What once became synonymous with “Hell’s Angels” turned into a t-shirt for every man, symbolizing the freedom of the open road – on weekends of course, and as long as we’re back in time for dinner and to put the kids to bed.
You don’t always need a cause to make a fashion statement. In 1955 James Dean soared to iconic status in Rebel Without A Cause, rocking nothing more than a white shirt and leather jacket.
All they were saying was “Give Peace a Chance.” And many continue to say it with a t-shirt to this day.
Designed in 1939 to raise British morale during WWII but not publicly displayed until rediscovery in 2000, Keep Calm and Carry On speaks to a new generation of beleaguered masses.
Army follows the Navy by introducing the “Quarter Sleeve” shirt, keeping the boys in the Pacific theater cool in the tropical heat.
While it could be easy to argue that all of the Peanuts’ gang t-shirts are iconic, none has the impact of the jagged look that embodies the spirit and bum luck of Good Ol’ Charlie Brown.
Popular on St. Patty’s Day, a promise of additional luck makes any Irishman or woman a true commodity.
… and it was genius. The grandaddy of the directional T-shirt elicited a symphony of juvenile snickers at the expense of thousands of unsuspecting bystanders.
The psychedelic phenoms were also social media marketing pioneers, allowing fans to sell unofficial t-shirts outside their shows, as long as they used the official logo.
Rit Dye, a core component in tie dye is being phased out. The manufacturer of the product launches a huge marketing blitz aimed at the free-spirited youth of the time, due to the psychedelic colors used in the dyeing process. It catches on with hippies around the U.S. and takes off.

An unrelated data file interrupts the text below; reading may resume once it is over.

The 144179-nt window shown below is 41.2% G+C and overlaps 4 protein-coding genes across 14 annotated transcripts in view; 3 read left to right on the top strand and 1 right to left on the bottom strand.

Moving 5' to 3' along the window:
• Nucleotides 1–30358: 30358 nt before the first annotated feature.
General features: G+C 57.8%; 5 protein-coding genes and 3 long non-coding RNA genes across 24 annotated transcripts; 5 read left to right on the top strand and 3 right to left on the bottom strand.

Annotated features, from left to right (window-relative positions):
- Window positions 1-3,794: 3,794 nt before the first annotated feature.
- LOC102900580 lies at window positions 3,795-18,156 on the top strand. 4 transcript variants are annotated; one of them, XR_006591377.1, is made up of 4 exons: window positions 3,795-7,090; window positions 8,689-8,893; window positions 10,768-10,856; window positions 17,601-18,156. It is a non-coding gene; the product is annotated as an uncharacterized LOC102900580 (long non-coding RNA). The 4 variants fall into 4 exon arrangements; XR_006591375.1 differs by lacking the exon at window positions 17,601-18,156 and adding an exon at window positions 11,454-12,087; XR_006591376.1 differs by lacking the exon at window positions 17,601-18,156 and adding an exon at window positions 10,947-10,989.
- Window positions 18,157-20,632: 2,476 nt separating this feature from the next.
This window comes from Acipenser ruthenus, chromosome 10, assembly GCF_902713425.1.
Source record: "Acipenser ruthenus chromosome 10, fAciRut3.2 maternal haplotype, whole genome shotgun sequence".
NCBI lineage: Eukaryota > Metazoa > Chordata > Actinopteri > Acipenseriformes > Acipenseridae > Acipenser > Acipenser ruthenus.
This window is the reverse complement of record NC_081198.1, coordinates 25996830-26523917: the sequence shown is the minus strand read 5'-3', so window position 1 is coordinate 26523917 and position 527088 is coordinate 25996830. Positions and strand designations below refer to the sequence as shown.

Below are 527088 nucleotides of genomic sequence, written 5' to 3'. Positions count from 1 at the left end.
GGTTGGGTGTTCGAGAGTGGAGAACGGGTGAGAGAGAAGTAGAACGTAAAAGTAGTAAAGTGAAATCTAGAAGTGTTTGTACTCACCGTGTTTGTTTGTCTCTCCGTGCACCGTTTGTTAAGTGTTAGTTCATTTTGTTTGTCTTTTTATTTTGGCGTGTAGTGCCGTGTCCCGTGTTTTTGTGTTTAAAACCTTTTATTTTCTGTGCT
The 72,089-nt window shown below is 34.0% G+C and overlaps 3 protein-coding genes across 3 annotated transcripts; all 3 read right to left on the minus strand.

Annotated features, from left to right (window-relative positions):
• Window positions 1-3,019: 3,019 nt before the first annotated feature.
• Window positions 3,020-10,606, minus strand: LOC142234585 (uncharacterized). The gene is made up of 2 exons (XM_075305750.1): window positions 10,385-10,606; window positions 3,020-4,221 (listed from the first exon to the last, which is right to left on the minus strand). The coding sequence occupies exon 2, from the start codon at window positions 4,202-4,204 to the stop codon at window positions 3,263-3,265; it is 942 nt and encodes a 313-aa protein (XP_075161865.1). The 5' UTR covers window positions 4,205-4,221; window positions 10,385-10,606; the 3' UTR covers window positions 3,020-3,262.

As custom t-shirts gained popularity as destination-travel gifts, a humorous backlash developed in the form of this saying on t-shirts for nearly every spot imaginable.
“When there’s something strange in the neighborhood… Who ya gonna call? Ghostbusters!” Two movies, a couple animated TV series, and a bunch of video games later, the Ghostbusters franchise remains popular to this day. And when you stick their logo on t-shirts, it’s universally recognizable.
A musical, national, and fashion icon all in one, Bob Marley is a superstar on our list. Selling 25 million copies world wide, responsible for bringing Rastafarianism and reggae to the mainstream, it’s only fitting that his image is immortal.
Advertising exec Dan Wieden credits his inspiration for this iconic advertising campaign to the final words of a convict before execution. Hey! If he can face the firing squad, you can definitely run that marathon.
To overrule censoring of the Frankie Goes to Hollywood song “Relax,” in 1984, label owner Paul Morley prints “FRANKIE SAY RELAX” on T-shirts. It has become something of an graphical inspiration in recent years, with block letter tees becoming all the rage.
The ultimate Rock & Roll t-shirt. Bob Defrin & Gerard Huerta’s gothic A” and “C” lettertype split with that bold lightning bolt is visually captivating. Pair that with 7 Grammy nods and their 2003 induction into the R&R Hall of Fame and you’ve got your self an iconic band and tee all-in-one.